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Jack Rowe

Research Professor

147 Partners III


Professor John E. (Jack) Rowe received his PhD in 1971, having already joined Bell Laboratories as a member of technical staff in 1970 in Homer D. Hagstrum’s Department where he learned Photoemission Spectroscopy on Semiconductor surfaces. He became Department head there in 1980 and in 1983 joined the Physics Department of the University of Florida as a Professor co-leading a newly formed program in Microelectronics and Material Physics. After two years Rowe returned to Bell Labs until leaving in 1996 to take a position with the Army Research Office (ARO) in RTP, North Carolina. While at ARO Rowe was the most cited scientist in the U.S. Army (over 5500 citations) and an Army Research Lab (ARL) Fellow. He also became an Adjunct professor of Physics at NC State in 1996, continuing this and his ARO position until 2004 when he joined the UNC Chemistry Department as founding Deputy Director of the Institute for Advanced materials (IAM). After three and a half years Rowe returned full-time to his current position at NC State.

Area(s) of Expertise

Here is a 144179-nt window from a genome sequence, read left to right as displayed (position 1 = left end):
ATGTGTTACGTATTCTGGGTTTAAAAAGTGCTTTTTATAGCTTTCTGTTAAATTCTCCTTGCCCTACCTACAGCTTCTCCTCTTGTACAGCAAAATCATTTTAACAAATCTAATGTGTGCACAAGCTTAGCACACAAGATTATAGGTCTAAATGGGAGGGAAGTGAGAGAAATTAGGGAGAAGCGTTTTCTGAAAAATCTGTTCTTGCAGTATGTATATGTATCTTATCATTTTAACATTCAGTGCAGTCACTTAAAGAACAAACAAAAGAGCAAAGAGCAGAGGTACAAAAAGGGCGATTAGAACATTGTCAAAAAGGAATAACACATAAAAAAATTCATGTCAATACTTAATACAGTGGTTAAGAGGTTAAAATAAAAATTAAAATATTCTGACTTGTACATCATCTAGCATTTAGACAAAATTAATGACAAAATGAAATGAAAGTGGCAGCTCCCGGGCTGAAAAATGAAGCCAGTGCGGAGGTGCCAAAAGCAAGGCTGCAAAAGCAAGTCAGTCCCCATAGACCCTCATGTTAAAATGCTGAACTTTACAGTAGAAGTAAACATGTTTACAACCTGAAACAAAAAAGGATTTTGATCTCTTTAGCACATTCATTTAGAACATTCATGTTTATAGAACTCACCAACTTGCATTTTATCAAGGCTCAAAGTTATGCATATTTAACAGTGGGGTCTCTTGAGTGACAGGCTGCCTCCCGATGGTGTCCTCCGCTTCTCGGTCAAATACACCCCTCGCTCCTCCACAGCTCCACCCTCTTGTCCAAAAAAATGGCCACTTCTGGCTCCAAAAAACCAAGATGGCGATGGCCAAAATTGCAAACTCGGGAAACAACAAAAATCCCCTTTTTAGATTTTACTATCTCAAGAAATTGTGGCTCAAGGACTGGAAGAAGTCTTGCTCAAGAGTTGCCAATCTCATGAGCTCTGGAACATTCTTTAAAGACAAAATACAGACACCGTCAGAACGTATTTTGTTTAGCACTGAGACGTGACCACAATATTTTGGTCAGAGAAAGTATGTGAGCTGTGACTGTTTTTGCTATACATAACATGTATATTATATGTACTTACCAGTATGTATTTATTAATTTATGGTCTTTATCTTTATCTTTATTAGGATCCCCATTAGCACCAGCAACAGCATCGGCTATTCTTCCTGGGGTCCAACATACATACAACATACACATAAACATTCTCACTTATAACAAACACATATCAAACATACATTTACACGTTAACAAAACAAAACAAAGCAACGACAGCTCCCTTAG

Professor Rowe is best known for his extensive photoemission studies of semiconductor and metal surfaces using Synchrotron Radiation and in 2011 he was awarded the Albert Nerken Prize of the AVS for " for his fundamental role in the development of electron energy loss spectroscopy, photoemission and synchrotron radiation techniques and their applications to surface and interface studies.” While at ARO, Rowe was a Distinguished Visiting Professor, Rutgers University. At various times he was also North American Editor, Applied Surface Science, a member of the editorial board of JVST, Rev Ssi Instruments, and an active member of AVS its MSTG, and a fellow of APS, AVS and AAAS. Rowe has used novel approaches to photoemission spectroscopy and microscopy of semiconductor surfaces, spintronic materials, and complex oxides and transition-metal surfaces; he is now using synchrotron radiation photo-emission studies to determine electronic structure and bonding of ultra-thin transition-metal oxides and silicates, as well as other oxide and oxy-nitride interfaces on Si(100) and Si(111). He has also studied model bimetallic catalyst systems, i.e., Pt, Pd, Au and Ir films on W(211) and Ir(111) with high resolution photoemission at the Brookhaven NSLS. Most recently, Rowe has pursued research interests in synchrotron measurements of conducting carbon, graphene, diamond, fullerene films and carbon nanotubes for electronics applications.


  • 1983 Fellow of the American Physical Society
  • 1992 Fellow of the American Vacuum Society
  • 2005 Fellow of the American Association for the Advancement of Science
  • 2011 Nerken Award for Synchrotron Research from the AVS